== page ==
Legal Reform

Florida Supreme Court Rejects New Expert Witness Standards


On February 16, the Florida Supreme Court rejected the Florida Legislature’s efforts to improve the state’s expert witness standards. The Court rejected the adoption of the Daubert Standard and new evidence standards in medical malpractice cases. The Florida Chamber supported both pieces of legislation to elevate expert witness standards.

In 2013, the Legislature  passed HB 7015 – filed by Representative  Metz – which would have rejected the Frye standard in favor of Daubert. This evidence standard is used in federal court and in 36 other states, and would have only allowed expert testimony if it met a three-pronged test. Without such a test in place, as has been done by rejecting the new expert witness standards, the Supreme Court has made it easier for trial lawyers to enter junk science into court proceedings, and thereby further obfuscate the truth on important issues.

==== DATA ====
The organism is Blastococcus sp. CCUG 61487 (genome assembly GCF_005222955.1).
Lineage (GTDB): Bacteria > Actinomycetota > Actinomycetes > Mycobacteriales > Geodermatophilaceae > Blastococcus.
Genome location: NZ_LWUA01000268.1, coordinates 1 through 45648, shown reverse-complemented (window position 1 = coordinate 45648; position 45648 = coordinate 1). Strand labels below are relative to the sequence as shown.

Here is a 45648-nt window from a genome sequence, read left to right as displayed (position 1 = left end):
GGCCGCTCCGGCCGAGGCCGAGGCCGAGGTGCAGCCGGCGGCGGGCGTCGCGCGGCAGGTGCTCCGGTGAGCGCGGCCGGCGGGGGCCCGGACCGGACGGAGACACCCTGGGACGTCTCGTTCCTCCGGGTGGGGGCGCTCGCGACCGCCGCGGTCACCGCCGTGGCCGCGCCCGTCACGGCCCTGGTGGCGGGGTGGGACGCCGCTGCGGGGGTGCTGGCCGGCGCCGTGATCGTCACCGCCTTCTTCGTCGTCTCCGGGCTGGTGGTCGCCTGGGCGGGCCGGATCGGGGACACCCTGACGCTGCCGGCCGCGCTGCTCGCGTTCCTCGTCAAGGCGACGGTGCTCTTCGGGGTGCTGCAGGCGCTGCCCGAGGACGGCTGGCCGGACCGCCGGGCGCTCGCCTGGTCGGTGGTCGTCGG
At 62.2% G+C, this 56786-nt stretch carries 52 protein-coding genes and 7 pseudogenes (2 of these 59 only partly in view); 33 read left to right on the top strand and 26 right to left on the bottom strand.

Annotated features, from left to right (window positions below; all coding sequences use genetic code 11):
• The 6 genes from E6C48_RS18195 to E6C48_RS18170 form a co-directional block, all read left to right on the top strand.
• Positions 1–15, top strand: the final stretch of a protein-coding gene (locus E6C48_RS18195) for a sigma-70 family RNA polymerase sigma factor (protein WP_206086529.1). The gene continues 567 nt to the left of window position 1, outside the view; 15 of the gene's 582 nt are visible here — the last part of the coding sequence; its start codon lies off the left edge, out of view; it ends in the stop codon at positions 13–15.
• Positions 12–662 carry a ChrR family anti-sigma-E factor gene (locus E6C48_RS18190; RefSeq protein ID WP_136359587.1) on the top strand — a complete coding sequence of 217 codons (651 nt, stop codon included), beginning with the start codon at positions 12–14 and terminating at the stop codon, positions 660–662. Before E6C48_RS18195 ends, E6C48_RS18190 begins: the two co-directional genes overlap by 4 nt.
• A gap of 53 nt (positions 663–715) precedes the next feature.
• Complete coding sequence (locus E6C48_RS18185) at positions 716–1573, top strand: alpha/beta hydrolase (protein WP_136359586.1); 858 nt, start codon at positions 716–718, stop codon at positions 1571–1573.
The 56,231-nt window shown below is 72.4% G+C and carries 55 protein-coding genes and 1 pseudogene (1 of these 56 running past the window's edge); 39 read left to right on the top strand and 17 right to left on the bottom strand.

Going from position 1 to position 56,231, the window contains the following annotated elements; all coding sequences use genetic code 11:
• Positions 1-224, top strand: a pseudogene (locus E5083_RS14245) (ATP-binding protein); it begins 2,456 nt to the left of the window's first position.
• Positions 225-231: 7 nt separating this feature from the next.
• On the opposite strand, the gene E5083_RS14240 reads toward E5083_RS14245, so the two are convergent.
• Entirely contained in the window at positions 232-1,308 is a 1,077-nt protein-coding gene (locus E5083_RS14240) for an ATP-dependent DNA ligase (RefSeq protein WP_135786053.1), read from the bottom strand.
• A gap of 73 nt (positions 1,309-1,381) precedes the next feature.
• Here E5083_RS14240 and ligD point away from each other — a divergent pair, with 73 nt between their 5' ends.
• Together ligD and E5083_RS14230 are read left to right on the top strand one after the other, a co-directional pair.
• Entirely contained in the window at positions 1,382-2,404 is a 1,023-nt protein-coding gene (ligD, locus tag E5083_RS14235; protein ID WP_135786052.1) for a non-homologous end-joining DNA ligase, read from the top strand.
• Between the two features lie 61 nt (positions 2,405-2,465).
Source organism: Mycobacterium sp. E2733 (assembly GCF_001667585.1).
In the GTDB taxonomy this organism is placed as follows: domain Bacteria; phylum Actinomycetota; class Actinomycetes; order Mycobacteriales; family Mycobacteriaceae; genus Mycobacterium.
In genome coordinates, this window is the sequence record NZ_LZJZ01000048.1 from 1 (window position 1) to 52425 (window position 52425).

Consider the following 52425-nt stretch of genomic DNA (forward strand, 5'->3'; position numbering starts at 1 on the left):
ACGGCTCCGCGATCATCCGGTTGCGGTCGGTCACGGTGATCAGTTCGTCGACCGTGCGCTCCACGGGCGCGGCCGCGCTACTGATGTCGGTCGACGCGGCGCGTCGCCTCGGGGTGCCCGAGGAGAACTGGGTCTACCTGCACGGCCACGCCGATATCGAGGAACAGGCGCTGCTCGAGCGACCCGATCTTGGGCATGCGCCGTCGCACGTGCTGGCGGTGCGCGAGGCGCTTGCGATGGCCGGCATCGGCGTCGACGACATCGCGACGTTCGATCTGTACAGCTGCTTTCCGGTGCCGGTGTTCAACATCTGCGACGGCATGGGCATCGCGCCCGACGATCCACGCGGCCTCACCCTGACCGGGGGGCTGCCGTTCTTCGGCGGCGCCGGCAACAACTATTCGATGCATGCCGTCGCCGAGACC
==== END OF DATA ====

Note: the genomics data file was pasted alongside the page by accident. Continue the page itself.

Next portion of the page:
The Supreme Court rejected the new standard due to submitted comments on the constitutionality of the new standard. Justice Polston, in his dissent, wrote, “Has the Entire federal court system for the last 23 years as well as 36 states denied parties’ rights to a jury trial and access to courts?… Of course not.”

The Florida Legislature in 2013 also adopted SB 1792, which relates to medical negligence actions. A provision of this legislation would have required that medical expert witnesses be of the same specialty, rather than of the same or similar specialty. The Florida Supreme Court rejected this standard also on the grounds of constitutionality, under access to courts.

What’s Next?

Frustrated by Florida’s bottom-ten legal climate? Next week, the trial lawyers are trying to further deteriorate Florida’s legal climate by passing prejudgment interest. Learn more about where the Florida Chamber stands on legal reform, and contact your legislators by clicking here.

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